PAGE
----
Apple announced Monday that starting in September, it will pay a $2.65 quarterly dividend.
Apple also announced a $10 billion stock buyback program to be conducted over three years, beginning in September.
The stock buyback was a bigger surprise to analysts. While too small to move the stock significantly, Apple CEO Tim Cook said the intent is to avoid earnings-per-share dilution from future shares issued to reward employees.
The Cupertino, CA company's enormous pile of cash and investments - over $97 billion as of the end of 2011 - had led to increasingly strident calls for an Apple dividend in recent years.
Yet despite today's investor-friendly moves, some think Apple could have done more.
Apple generated $31 billion in cash in its 2011 fiscal year; the new dividend will distribute about $10 billion a year to shareholders. Apple is expected to generate more than $40 billion in cash in fiscal year 2012.
So even with the dividend, Apple generates so much profit each year that its cash pile will continue to grow, just not as fast.
An Apple Dividend as Preventive MedicineThat cash pile worries Hutchinson. He believes that Apple needs to pay out more in dividends not only to reward shareholders, but also to prevent wasting its cash on large acquisitions that would distract management.
He thinks that "at least $50 billion" of Apple's current cash should be distributed to shareholders as a one-time dividend.
Nevertheless, any Apple dividend is a big leap forward for a company that until now has rigidly opposed doing so.
Measured by yield, the Apple dividend of 1.8% is somewhat subpar. While nearly twice the average of other tech companies in the Standard & Poor's 500 Index, it's lower than the 2.1% average yield for the S&P overall.
But in absolute terms, the Apple dividend will be among the highest in the United States.
Such a payout will not only reward current investors, but will attract new ones. Many value funds that required a stock to pay a dividend could not buy Apple. Now they can.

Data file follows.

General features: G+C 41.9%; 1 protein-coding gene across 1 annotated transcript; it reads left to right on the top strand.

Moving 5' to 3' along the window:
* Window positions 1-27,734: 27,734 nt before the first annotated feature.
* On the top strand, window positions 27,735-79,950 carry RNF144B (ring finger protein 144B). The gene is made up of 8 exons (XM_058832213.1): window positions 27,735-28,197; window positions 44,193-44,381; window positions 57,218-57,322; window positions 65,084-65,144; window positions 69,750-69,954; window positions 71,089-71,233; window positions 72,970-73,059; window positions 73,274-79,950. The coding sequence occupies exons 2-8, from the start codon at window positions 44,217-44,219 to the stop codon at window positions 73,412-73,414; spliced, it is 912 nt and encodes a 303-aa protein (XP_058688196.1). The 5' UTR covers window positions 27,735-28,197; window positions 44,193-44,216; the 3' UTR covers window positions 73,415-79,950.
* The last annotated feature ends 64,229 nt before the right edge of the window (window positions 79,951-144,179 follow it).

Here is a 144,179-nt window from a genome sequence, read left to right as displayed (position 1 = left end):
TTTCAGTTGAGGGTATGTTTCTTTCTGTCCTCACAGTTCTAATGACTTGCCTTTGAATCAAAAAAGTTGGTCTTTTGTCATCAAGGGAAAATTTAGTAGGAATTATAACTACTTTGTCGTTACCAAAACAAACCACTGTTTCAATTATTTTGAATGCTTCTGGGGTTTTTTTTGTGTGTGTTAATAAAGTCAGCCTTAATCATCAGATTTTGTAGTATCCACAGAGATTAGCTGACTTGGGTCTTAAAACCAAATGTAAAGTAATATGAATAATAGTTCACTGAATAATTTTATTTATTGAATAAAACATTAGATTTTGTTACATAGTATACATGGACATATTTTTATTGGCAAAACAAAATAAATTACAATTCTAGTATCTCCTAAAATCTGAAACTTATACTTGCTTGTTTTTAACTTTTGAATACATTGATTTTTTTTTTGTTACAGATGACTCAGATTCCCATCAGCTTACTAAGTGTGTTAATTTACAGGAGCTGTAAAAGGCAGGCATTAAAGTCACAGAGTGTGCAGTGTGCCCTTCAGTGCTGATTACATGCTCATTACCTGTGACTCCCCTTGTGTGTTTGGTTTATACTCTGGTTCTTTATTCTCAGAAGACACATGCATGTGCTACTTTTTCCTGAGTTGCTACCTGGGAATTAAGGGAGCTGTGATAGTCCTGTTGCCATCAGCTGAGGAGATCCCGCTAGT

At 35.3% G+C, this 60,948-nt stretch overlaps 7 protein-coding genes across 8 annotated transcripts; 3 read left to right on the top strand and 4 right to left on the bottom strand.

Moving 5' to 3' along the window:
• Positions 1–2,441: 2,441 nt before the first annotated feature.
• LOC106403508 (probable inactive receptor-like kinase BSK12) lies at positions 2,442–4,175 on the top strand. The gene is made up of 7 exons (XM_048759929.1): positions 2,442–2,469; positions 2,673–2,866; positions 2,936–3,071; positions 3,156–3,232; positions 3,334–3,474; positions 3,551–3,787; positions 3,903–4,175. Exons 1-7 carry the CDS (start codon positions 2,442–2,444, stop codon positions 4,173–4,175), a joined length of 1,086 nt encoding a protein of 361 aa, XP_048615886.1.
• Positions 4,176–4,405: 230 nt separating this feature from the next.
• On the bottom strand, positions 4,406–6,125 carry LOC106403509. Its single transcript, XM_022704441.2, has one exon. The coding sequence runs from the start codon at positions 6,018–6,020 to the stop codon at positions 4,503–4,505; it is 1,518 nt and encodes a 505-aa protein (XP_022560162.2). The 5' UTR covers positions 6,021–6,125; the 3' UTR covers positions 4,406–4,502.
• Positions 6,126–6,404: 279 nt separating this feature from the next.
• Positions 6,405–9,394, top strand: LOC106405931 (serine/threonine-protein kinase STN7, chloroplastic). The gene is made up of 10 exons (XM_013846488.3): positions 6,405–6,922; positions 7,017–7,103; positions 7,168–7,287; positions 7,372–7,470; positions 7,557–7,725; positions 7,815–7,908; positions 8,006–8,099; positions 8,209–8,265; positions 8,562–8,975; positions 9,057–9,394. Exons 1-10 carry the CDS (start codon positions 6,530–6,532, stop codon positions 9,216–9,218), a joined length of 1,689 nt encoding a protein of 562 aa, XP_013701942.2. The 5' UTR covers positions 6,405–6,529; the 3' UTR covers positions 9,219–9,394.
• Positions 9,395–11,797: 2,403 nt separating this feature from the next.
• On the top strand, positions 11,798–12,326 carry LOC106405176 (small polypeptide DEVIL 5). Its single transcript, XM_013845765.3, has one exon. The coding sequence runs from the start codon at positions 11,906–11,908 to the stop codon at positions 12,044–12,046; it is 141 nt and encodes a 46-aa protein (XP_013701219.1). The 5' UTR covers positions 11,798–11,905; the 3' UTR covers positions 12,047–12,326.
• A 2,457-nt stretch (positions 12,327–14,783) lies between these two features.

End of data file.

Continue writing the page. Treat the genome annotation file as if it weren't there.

Without new investors, Apple stock would have had a tougher time pushing higher. AAPL has soared of late, rising 47% just this year. But the rapid rise and steep price of nearly $600 a share had caused concern.
"Investors have been wrestling with the question of, 'Who is left to buy the stock?'" Alex Gauna, tech analyst at JMP Securities, told CNN Money.
A Higher Apple DividendAlthough some were disappointed the Apple dividend wasn't higher, it's very likely the company will increase it in the future.
In fact, Apple's board may have kept the dividend low to make it easier to raise later. Investors prefer companies that consistently raise dividends.
"We believe management will likely consistently raise the dividend level, given our expectation of strong free cash flow," Scott Craig of Merrill Lynch said.
Apple's other reason for the lower dividend was that two-thirds of its cash pile -- $64 billion - sits overseas.
If Apple were to use any of that money to pay out dividends, it would have to pay the 35% U.S. corporate income tax first.
Like many other large multinational corporations, Apple hopes a corporate tax holiday will allow it to bring most of that money home at a rate as low as 5%.
Congress last granted such a holiday back in 2004. A new holiday would open the door for Apple to distribute even more money to shareholders.
Until - and unless - that happens, most analysts see the new Apple dividend bearing fruit for investors.
"We believe the announcement holds promise for all types of investors; growth, value and income - which should attract more shareholders," said Ben Reitzes of Barclays.
There's a great way to invest in Apple - without investing in Apple.
Money Morning's Martin Hutchinson has found an Apple supplier heavily involved in providing technology for the new iPad.
Since he recommended this stock five months ago, it's up 23.5%.
But a bigger payoff is coming. Much bigger... And its shares remain ridiculously cheap.
The full details can be found today in our premium service, Private Briefing, in a report called: Our Apple Inc. Strategy Pays Off --Big.
To get access to this report, and all previous Private Briefing recommendations, just go here.
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The Wall Street Journal:
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